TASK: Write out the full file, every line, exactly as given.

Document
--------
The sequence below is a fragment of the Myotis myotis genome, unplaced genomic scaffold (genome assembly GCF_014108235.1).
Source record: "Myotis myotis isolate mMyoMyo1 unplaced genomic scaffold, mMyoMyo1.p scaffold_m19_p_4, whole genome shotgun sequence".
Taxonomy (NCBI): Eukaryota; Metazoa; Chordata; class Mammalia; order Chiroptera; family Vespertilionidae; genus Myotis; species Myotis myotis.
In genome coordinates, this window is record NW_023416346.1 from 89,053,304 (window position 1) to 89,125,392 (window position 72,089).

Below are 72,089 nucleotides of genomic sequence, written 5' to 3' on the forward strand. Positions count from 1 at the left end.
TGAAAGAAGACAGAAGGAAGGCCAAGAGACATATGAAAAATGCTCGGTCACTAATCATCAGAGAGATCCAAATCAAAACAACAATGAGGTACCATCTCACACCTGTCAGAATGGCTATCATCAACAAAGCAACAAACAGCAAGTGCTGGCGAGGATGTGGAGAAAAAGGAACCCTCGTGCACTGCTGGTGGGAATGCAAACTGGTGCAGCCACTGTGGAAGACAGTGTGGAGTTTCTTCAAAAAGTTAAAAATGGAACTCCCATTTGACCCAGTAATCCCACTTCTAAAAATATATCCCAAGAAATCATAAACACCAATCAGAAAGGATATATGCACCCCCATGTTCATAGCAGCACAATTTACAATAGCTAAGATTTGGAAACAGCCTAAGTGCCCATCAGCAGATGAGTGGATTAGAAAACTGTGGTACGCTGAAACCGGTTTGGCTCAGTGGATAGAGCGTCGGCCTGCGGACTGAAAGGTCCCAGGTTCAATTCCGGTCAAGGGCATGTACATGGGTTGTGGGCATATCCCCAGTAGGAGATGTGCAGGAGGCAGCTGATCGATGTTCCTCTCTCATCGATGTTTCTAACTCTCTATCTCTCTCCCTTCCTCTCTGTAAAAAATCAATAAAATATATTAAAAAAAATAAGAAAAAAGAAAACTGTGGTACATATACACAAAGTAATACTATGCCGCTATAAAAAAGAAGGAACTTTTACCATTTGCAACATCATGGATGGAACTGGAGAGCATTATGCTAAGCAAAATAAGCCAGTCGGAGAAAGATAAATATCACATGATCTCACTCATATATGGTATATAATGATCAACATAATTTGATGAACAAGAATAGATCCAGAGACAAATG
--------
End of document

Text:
The sequence below is a fragment of the Myotis myotis genome, unplaced genomic scaffold (genome assembly GCF_014108235.1).
Source record: "Myotis myotis isolate mMyoMyo1 unplaced genomic scaffold, mMyoMyo1.p scaffold_m19_p_4, whole genome shotgun sequence".
Taxonomy (NCBI): Eukaryota; Metazoa; Chordata; class Mammalia; order Chiroptera; family Vespertilionidae; genus Myotis; species Myotis myotis.
In genome coordinates, this window is record NW_023416346.1 from 89,053,304 (window position 1) to 89,125,392 (window position 72,089).

Below are 72,089 nucleotides of genomic sequence, written 5' to 3' on the forward strand. Positions count from 1 at the left end.
TGAAAGAAGACAGAAGGAAGGCCAAGAGACATATGAAAAATGCTCGGTCACTAATCATCAGAGAGATCCAAATCAAAACAACAATGAGGTACCATCTCACACCTGTCAGAATGGCTATCATCAACAAAGCAACAAACAGCAAGTGCTGGCGAGGATGTGGAGAAAAAGGAACCCTCGTGCACTGCTGGTGGGAATGCAAACTGGTGCAGCCACTGTGGAAGACAGTGTGGAGTTTCTTCAAAAAGTTAAAAATGGAACTCCCATTTGACCCAGTAATCCCACTTCTAAAAATATATCCCAAGAAATCATAAACACCAATCAGAAAGGATATATGCACCCCCATGTTCATAGCAGCACAATTTACAATAGCTAAGATTTGGAAACAGCCTAAGTGCCCATCAGCAGATGAGTGGATTAGAAAACTGTGGTACGCTGAAACCGGTTTGGCTCAGTGGATAGAGCGTCGGCCTGCGGACTGAAAGGTCCCAGGTTCAATTCCGGTCAAGGGCATGTACATGGGTTGTGGGCATATCCCCAGTAGGAGATGTGCAGGAGGCAGCTGATCGATGTTCCTCTCTCATCGATGTTTCTAACTCTCTATCTCTCTCCCTTCCTCTCTGTAAAAAATCAATAAAATATATTAAAAAAAATAAGAAAAAAGAAAACTGTGGTACATATACACAAAGTAATACTATGCCGCTATAAAAAAGAAGGAACTTTTACCATTTGCAACATCATGGATGGAACTGGAGAGCATTATGCTAAGCAAAATAAGCCAGTCGGAGAAAGATAAATATCACATGATCTCACTCATATATGGTATATAATGATCAACATAATTTGATGAACAAGAATAGATCCAGAGACAAATG